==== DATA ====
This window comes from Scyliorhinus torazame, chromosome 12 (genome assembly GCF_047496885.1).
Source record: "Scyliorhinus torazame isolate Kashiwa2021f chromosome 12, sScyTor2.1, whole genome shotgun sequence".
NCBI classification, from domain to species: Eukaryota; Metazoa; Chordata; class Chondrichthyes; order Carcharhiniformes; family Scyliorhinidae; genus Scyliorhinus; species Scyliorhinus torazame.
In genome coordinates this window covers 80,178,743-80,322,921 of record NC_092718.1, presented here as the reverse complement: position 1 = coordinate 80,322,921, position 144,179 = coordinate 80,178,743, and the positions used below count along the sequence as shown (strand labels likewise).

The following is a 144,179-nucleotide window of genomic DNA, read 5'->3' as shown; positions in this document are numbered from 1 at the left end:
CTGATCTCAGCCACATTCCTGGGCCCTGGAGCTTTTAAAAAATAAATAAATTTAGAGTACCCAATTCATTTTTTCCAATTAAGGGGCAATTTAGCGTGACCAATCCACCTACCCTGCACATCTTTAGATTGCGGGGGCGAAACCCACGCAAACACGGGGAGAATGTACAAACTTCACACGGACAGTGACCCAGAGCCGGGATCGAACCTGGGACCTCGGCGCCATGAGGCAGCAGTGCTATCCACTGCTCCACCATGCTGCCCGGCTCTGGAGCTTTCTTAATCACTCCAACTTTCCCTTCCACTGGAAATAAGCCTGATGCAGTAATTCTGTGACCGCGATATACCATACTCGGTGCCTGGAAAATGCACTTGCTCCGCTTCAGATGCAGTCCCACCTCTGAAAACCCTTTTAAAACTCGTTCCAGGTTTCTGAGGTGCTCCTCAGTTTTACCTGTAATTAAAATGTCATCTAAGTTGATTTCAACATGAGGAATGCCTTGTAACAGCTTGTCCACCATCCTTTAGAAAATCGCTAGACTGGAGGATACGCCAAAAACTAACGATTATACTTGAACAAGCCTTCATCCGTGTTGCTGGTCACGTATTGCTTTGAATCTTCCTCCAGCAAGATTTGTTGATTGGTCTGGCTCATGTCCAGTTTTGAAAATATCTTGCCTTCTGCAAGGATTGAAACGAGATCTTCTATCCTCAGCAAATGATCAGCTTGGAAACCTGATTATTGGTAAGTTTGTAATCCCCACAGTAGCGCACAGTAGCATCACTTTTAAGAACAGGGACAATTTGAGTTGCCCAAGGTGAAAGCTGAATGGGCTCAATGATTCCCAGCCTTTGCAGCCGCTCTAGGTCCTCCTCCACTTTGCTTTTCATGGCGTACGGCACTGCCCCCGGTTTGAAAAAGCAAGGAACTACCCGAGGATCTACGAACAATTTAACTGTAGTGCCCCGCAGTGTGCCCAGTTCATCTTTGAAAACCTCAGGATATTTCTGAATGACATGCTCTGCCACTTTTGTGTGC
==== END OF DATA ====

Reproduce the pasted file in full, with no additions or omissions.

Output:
This window comes from Scyliorhinus torazame, chromosome 12 (genome assembly GCF_047496885.1).
Source record: "Scyliorhinus torazame isolate Kashiwa2021f chromosome 12, sScyTor2.1, whole genome shotgun sequence".
NCBI classification, from domain to species: Eukaryota; Metazoa; Chordata; class Chondrichthyes; order Carcharhiniformes; family Scyliorhinidae; genus Scyliorhinus; species Scyliorhinus torazame.
In genome coordinates this window covers 80,178,743-80,322,921 of record NC_092718.1, presented here as the reverse complement: position 1 = coordinate 80,322,921, position 144,179 = coordinate 80,178,743, and the positions used below count along the sequence as shown (strand labels likewise).

The following is a 144,179-nucleotide window of genomic DNA, read 5'->3' as shown; positions in this document are numbered from 1 at the left end:
CTGATCTCAGCCACATTCCTGGGCCCTGGAGCTTTTAAAAAATAAATAAATTTAGAGTACCCAATTCATTTTTTCCAATTAAGGGGCAATTTAGCGTGACCAATCCACCTACCCTGCACATCTTTAGATTGCGGGGGCGAAACCCACGCAAACACGGGGAGAATGTACAAACTTCACACGGACAGTGACCCAGAGCCGGGATCGAACCTGGGACCTCGGCGCCATGAGGCAGCAGTGCTATCCACTGCTCCACCATGCTGCCCGGCTCTGGAGCTTTCTTAATCACTCCAACTTTCCCTTCCACTGGAAATAAGCCTGATGCAGTAATTCTGTGACCGCGATATACCATACTCGGTGCCTGGAAAATGCACTTGCTCCGCTTCAGATGCAGTCCCACCTCTGAAAACCCTTTTAAAACTCGTTCCAGGTTTCTGAGGTGCTCCTCAGTTTTACCTGTAATTAAAATGTCATCTAAGTTGATTTCAACATGAGGAATGCCTTGTAACAGCTTGTCCACCATCCTTTAGAAAATCGCTAGACTGGAGGATACGCCAAAAACTAACGATTATACTTGAACAAGCCTTCATCCGTGTTGCTGGTCACGTATTGCTTTGAATCTTCCTCCAGCAAGATTTGTTGATTGGTCTGGCTCATGTCCAGTTTTGAAAATATCTTGCCTTCTGCAAGGATTGAAACGAGATCTTCTATCCTCAGCAAATGATCAGCTTGGAAACCTGATTATTGGTAAGTTTGTAATCCCCACAGTAGCGCACAGTAGCATCACTTTTAAGAACAGGGACAATTTGAGTTGCCCAAGGTGAAAGCTGAATGGGCTCAATGATTCCCAGCCTTTGCAGCCGCTCTAGGTCCTCCTCCACTTTGCTTTTCATGGCGTACGGCACTGCCCCCGGTTTGAAAAAGCAAGGAACTACCCGAGGATCTACGAACAATTTAACTGTAGTGCCCCGCAGTGTGCCCAGTTCATCTTTGAAAACCTCAGGATATTTCTGAATGACATGCTCTGCCACTTTTGTGTGC